The most important thing to remember when meeting with your attorney for the first time is that you are only hurting your Chapter 7 Bankruptcy case if you are not open and honest with your attorney. Your attorney needs to have a clear and precise understanding of your financial situation in order to advise you properly. Your attorney is on your side in the Chapter 7 Bankruptcy process, so make sure you accurately inform him or her about any debts you have and any assets that may be an issue in your case.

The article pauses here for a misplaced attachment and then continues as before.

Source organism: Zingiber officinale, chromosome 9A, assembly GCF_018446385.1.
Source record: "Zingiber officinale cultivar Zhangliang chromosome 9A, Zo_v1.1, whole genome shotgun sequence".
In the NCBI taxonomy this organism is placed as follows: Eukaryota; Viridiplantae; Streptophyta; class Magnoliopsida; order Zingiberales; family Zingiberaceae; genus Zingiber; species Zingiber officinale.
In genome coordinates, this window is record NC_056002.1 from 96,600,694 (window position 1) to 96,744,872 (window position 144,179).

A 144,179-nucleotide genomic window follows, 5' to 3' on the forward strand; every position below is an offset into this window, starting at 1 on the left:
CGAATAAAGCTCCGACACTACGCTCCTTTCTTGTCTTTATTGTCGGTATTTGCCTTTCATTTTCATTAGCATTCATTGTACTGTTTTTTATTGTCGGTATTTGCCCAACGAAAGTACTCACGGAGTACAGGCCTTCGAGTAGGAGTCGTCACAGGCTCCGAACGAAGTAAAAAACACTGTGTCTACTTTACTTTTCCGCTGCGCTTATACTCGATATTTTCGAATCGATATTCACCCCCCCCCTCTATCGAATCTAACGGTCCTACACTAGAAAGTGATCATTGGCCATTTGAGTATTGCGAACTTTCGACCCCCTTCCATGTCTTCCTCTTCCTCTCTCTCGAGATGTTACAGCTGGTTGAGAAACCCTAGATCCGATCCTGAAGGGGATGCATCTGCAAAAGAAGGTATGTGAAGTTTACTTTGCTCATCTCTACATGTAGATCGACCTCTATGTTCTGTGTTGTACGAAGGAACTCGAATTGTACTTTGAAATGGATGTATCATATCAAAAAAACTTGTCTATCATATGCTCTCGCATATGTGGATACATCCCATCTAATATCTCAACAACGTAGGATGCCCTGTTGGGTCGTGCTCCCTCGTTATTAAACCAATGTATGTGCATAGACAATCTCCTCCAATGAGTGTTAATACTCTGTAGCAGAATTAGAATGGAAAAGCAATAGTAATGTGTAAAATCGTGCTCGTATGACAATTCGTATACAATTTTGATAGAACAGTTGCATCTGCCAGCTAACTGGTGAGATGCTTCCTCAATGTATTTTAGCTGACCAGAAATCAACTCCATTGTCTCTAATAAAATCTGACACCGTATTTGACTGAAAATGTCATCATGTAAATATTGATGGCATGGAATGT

At your initial meeting, you will discuss what your financial situation is and what filing Chapter 7 Bankruptcy can and cannot do for you. Your attorney will discuss with you a strategy for moving forward on your case and will usually give you worksheets to fill out requesting information and a list of documents that you need to collect and give to your attorney at a future date. Some topics that your attorney might ask you about at your initial meeting include (1) an estimate of your monthly income; (2) a discussion of your household size; (3) identifying any nondischargable debts like alimony, child support, and tax debts; and, (4) categorizing and identifying the debts that you do hope to discharge (usually consumer debt and/or medical debt). Finally, the attorney will ask you to sign an engagement letter or agreement which is a form where you make clear that you are hiring him or her to represent you in your chapter 7 bankruptcy.